Keep the law!
LAU joins civil society groups and officials against the amendment of the newly passed Law 174 that bans smoking in public spaces.
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Civil society groups and officials came together on October 17 against calls to amend the law passed last month and that bans smoking in public spaces in Lebanon.
LAU President Dr. Joseph G. Jabbra, who participated in the event, stressed LAU’s full support of the implementation of Law 174 in its entirety.
“We live in community, on the basis of social contract; where one’s freedom end is where someone else’s freedom begins. It is people’s right to live healthy, breathe healthy, without being harmed by the smoke of others,” said Jabbra, reminding attendees that both Beirut and Byblos campuses have been smoke-free for more than a year.
The gathering that took place at the call of the American University of Beirut Tobacco Control Research group and civil society partners, brought together all prominent academic institutions, government officials, MPs, representatives from the health industry, the service industry, international organizations and other interested parties.
Hosted at the Order of Physicians, the meeting comes after MPs and tourism associations called for urgent amendments to the law that took effect on September 3, and that, according to them, has already resulted in tremendous business losses.
While some contend their businesses are suffering, the health effects of smoking are clear. It is the primary cause of 3,500 deaths in Lebanon every year, Dr. Sharaf Abou Sharaf, president of the Order of Physicians, reminded participants, noting that official research shows that Lebanese smoke more than one million packs of cigarettes daily. “Eighty percent of our children are subject to passive smoking at home and 70% in public spaces,” he said.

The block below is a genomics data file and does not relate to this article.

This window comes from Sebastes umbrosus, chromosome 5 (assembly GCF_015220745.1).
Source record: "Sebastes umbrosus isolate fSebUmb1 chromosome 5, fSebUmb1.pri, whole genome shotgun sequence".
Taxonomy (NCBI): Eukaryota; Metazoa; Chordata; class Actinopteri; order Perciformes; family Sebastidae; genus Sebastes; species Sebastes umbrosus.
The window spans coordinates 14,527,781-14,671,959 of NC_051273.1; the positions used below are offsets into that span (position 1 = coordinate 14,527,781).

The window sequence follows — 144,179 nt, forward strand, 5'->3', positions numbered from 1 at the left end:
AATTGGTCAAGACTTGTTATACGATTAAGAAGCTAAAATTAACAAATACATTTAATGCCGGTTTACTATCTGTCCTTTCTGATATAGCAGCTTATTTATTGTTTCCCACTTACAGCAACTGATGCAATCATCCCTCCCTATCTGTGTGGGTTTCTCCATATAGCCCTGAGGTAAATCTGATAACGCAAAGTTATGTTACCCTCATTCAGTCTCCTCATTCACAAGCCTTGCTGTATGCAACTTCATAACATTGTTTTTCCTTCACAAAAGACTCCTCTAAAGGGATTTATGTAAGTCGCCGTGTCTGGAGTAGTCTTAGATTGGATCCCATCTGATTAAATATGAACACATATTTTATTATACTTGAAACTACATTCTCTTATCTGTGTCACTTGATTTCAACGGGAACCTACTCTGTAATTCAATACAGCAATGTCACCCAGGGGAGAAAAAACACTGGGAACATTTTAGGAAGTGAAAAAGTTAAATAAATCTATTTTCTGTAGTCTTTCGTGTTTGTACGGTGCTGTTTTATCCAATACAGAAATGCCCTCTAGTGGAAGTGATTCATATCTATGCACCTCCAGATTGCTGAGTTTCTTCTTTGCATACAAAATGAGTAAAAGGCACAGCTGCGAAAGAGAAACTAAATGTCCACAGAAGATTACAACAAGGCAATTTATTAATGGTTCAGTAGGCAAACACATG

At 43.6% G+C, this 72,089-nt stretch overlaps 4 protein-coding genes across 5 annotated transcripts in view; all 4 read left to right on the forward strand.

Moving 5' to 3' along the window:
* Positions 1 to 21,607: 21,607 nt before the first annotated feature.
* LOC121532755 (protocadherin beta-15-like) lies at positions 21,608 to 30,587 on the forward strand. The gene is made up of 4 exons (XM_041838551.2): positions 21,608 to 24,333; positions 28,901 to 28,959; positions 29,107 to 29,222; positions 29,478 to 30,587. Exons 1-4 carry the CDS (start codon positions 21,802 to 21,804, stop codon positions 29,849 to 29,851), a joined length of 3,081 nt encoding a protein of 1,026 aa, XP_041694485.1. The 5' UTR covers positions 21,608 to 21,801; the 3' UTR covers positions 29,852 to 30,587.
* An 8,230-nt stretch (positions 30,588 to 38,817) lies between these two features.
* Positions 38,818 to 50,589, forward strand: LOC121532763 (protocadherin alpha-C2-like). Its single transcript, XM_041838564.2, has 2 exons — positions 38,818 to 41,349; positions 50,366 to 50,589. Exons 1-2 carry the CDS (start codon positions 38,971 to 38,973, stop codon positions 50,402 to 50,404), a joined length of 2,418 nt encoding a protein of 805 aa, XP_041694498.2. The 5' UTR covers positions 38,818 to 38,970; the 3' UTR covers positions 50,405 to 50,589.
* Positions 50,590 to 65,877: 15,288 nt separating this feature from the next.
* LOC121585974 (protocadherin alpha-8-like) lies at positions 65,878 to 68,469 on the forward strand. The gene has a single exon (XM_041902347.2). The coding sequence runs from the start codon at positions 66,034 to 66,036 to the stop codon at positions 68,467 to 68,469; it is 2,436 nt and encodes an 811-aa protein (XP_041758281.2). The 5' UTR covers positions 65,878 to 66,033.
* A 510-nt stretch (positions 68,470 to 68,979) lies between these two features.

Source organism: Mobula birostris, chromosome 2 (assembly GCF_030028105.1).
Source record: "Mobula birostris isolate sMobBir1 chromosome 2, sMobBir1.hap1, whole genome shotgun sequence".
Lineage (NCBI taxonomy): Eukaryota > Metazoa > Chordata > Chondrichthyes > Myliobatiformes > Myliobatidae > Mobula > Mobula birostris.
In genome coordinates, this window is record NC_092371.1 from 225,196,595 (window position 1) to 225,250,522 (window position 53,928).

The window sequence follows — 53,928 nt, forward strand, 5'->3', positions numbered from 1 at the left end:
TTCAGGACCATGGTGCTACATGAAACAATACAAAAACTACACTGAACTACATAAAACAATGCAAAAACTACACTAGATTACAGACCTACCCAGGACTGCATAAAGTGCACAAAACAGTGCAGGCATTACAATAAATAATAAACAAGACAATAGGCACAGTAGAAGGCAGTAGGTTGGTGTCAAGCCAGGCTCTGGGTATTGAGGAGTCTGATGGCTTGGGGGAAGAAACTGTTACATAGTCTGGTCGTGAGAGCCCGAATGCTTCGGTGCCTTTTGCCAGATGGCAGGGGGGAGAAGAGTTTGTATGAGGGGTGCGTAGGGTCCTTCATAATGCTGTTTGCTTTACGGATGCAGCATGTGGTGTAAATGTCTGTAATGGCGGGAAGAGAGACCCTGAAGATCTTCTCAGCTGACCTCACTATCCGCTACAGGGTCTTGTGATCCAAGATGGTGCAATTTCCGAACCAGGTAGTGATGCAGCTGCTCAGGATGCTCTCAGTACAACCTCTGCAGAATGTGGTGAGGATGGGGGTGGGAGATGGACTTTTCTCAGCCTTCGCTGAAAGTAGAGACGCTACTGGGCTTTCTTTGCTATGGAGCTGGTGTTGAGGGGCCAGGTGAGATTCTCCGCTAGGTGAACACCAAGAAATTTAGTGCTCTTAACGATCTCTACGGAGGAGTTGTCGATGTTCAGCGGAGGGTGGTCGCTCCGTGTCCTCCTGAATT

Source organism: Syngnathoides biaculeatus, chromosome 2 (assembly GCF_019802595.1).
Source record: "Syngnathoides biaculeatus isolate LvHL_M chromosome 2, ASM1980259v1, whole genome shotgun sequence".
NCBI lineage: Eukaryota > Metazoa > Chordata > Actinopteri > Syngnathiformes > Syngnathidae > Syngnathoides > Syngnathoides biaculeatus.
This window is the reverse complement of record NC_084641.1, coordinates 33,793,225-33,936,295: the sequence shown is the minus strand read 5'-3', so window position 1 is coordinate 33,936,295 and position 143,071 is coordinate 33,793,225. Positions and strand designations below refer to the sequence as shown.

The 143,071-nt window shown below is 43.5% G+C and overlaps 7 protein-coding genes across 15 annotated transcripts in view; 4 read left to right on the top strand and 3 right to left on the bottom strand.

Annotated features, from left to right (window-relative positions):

Ministry of Health Director General Dr. Walid Ammar said that the ministry would not give in to pressure. “This law is the implementation of an international agreement the ministry has signed, that was ratified by the parliament. Any amendment will only serve the tobacco companies.”
Since the law went into effect, restaurants and café owners have been demonstrating across the country, and a great number of televised debates on the topic have taken place.
“To allow exemptions on the smoking ban in certain establishments is totally contrary to one primary purpose of the law, which is to ensure a safe work environment,” said AUB President Dr. Peter Dorman. “Even if patrons could choose not to frequent a place where smoking is allowed, workers have no such choice. As tobacco control advocates explain succinctly: ‘Smoking is a choice, breathing is not’,” he added.
Dorman stressed that from New York City to Istanbul, laws banning public smoking have been implemented successfully, with no loss in revenue for businesses and with huge health benefits to all.
“This law was passed by the absolute majority of the 128 members of parliament,” MP Dr. Atef Majdalani, head of the Health Parliamentary Committee, reminded his colleagues, wondering what made some change their minds.
“When governments make decisions they are bound to implement them in full,” said Jabbra, adding that the government should be responsible for finding ways to compensate those who are adversely affected, and encouraging them implement the law.
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